SAMBA not working for Sonos | Core 152

I think you are right. But now smbd is not running.

if i run /etc/init.d/samba start twice, second time you can see that smbd is not working.
It starts to work after starting samba in services. But SMB daemon is stil red.


I once reset the password with SMB1 enabled and started the service. Now I get the following message where I can still log in via Windows 10.


In the meantime I have put together a VM and try to test the options with Smaba version 4.13.1. Unfortunately the previous options don’t work with Sonos and the Sonos support didn’t give me any real hope.
Try to install old Samba versions on my Ubuntu 20.04 VM but it doesn’t work yet.

I try my luck with a FTP server.

Try your luck with a DNLA server like Plex or Serviio

but i think that doesn’t work also

I would invest in a new multimedia system. BTW any Smart TV is doing this… :frowning:

It is gruelling to find a solution here that does not hurt your wallet. Yes FTP does not work but why the hell doesn’t the current Samba work with SMB1 enabled?

Within my VM with SambaI have set the following values directly under [Global] and up to now they were always at the bottom of my screen. The access works now.

#======================= Global Settings =======================

server min protocol = NT1
ntlm auth = yes

I am now testing it once on the router.
I was missing the info that the values must be set directly under [Global].

With these values, you’ll finally be able to access and share your files in Sonos. Unfortunately after saving the file “/var/ipfire/samba/smb.conf” is changed again and the entries are missing.
How can I make sure that the values are always stored in the file below [Global]?

Is it better for security reasons to store the SMB share on a VM and away from the ipfire system? Does this share make the router (ipfire) vulnerable?


yes, it is a good idea to move the Samba server away from IPFire in terms of security. :slight_smile:

Thanks, and best regards,
Peter Müller

Ok I will maybe use a VM for this.
But how can you save the options (lines) directly below [Global] because they will disappear again and again?

Second question.

How could you access or integrate local data from the router (in my case the audio files) from another Linux system (Ubuntu 20.04 - QEMU) in the best and safest way possible?

Every time you save things from the Samba web page then the smb.conf file is rewritten with any changes from the web page. Normally you would use the smb.conf.local file for things you wanted to add that were not on the web page but as far as I am aware this local file is appended to the end of smb.conf

Therefore, as far as I can tell, your only option is to add the line back in each time you save the samba web page and not to save from the web page unless you are actually changing something.

If you are moving the share away from IPFire to a VM then why don’t you also move the Samba Server itself to the VM.

I still need Samba on the ipfire for the backup of my Windows client (VEEAM / ca. 500GB) and a separate hard disk (SSD M.2) is installed on the router.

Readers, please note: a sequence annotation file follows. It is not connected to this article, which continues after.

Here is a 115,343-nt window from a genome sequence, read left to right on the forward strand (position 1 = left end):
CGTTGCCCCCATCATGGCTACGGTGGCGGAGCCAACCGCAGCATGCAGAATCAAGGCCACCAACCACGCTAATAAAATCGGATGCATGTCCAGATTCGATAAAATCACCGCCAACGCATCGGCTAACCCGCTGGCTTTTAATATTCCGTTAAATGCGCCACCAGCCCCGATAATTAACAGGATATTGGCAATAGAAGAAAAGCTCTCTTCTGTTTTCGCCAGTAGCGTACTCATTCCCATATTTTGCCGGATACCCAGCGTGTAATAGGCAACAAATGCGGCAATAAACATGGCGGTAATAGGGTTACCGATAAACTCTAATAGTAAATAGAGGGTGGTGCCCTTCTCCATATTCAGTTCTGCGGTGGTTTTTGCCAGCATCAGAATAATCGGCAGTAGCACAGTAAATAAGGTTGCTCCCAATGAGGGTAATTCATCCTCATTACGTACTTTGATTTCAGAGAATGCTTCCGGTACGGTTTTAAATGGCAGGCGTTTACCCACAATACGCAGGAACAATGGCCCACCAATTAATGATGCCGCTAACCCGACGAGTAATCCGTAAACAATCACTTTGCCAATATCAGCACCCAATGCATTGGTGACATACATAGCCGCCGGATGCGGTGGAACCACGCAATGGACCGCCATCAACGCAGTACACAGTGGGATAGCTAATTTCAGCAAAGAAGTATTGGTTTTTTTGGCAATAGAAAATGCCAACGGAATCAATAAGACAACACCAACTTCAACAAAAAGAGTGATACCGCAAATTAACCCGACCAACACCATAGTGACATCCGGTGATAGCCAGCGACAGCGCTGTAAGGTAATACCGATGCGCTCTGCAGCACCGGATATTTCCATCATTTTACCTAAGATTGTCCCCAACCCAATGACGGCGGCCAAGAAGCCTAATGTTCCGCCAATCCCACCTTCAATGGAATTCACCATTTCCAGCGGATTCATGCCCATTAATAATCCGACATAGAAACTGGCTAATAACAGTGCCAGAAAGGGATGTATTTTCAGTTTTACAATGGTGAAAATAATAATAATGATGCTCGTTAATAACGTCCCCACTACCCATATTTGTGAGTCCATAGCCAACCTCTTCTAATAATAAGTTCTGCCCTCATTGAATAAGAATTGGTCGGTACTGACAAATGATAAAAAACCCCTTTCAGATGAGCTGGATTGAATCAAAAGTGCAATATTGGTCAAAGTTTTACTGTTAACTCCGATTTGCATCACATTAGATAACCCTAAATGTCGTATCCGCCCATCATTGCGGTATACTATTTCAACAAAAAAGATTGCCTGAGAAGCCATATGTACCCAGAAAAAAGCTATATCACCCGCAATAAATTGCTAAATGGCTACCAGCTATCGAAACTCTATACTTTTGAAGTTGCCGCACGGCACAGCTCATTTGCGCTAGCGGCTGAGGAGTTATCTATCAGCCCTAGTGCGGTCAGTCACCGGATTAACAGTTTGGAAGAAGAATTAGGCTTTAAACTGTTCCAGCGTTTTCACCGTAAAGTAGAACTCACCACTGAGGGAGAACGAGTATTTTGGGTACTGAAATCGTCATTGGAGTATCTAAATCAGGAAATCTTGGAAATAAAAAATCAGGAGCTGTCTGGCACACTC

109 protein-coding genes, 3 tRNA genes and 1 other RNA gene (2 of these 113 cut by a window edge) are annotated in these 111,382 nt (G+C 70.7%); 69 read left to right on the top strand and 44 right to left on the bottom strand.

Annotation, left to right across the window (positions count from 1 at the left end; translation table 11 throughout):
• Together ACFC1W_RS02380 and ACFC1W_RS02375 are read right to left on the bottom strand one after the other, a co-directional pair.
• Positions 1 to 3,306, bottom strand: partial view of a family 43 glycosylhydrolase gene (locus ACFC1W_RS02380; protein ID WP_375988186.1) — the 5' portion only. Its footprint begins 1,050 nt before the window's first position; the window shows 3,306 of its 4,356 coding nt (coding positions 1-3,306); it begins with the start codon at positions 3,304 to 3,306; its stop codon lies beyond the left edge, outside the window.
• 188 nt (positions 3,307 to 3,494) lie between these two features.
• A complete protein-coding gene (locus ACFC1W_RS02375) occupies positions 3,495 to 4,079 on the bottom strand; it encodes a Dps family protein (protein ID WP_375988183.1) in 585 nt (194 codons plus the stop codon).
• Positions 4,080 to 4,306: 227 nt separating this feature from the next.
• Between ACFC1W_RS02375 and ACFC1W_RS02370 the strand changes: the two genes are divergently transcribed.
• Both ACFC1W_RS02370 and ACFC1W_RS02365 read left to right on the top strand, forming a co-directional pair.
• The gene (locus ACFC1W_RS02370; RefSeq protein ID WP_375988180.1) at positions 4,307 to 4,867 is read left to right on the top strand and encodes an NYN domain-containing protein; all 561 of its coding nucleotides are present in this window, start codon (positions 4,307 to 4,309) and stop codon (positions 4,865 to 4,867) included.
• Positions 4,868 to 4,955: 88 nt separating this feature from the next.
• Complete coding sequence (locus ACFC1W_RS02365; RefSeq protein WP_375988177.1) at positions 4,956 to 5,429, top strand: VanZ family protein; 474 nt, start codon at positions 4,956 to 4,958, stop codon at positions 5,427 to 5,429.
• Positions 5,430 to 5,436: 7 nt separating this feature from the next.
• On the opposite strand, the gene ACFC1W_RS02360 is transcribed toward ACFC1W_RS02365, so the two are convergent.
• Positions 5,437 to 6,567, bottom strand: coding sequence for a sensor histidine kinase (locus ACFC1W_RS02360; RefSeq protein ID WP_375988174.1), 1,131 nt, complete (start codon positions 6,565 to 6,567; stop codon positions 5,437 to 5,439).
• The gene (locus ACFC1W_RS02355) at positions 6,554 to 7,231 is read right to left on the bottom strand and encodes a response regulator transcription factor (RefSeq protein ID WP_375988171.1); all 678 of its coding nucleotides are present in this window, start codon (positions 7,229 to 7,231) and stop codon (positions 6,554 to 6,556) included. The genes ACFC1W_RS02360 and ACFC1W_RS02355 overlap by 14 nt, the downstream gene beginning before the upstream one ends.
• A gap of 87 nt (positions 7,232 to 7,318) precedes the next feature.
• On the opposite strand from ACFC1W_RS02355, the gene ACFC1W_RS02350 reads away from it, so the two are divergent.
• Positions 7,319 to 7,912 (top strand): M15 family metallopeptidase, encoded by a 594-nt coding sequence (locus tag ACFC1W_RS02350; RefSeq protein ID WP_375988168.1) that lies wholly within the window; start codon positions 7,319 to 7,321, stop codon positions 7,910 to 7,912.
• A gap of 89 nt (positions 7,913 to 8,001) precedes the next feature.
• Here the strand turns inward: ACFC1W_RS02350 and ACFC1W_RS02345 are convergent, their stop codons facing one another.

Of course you can access it via the current Samba version without SMB1.

I have now created a new VM (Ubuntu) on my router (qemu) with Samba and a SMB1 share on my router.
The access works with the following parameters and my router is protected.

I thank all involved and wish you a relaxing weekend.

MfG Paul


server min protocol = NT1
ntlm auth = yes


@Pablo78 no intent to disrespect your choices but… Using a router as a server might not be the best idea. At least, with a so specific distro as IPfire.
Also, AFAIK Windows Clients supports SMBv2 and SMBv3, and this part of the OS is used by Veeam for backup, so SMBv1 should not be a necessity, unless you’re using Windows XP. Since Vista (dated 2006) Microsoft’s client OS supports SMBv2, unless disabled via registry.

I don’t mind if someone use a really old car (1960) as daily driver, but I assume that this car is really much more dangerous in case of impact than a newer one (starting from EuroNCAP tests) and the onwer/driver is aware of that.
So I don’t mind if you’re using this setup, maybe it suits your needs and works perfectly fine for current use. But it suboptimal (IMVHO) as network architecture, system management and performance. And with SMBv1 is… not that safe.
Please, consider my opinions only as “Hey, I would do that differently”, again no disrespect for your choices.

The correct file name is /var/ipfire/smb.conf.local and it should not have a global section. (The content will added at the end of the global section of smb.conf)

Hello Arne.

If I create the file smb.conf.local manually and put the values

server min protocol = NT1
ntlm auth = yes


and a wrap behind it, then after a restart of the service (samba) the smb.conf is changed as follows.

But SMBv1 only worked for me if the options were directly below the line ( [global] ) and I don’t do a save on the web interface anymore.

Here the Original smb.local

This is strange because the order of the commands should not important (except a key exist twice, in this case the later entry should win)

Run testparm to check how samba interpretes the config.

other question: Is a dot allowed in a workgroup name?

I only set the value in the workgroup but never used it that way. But in the meantime I have moved my media library to a VM and don’t need SMBv1 on the router anymore.

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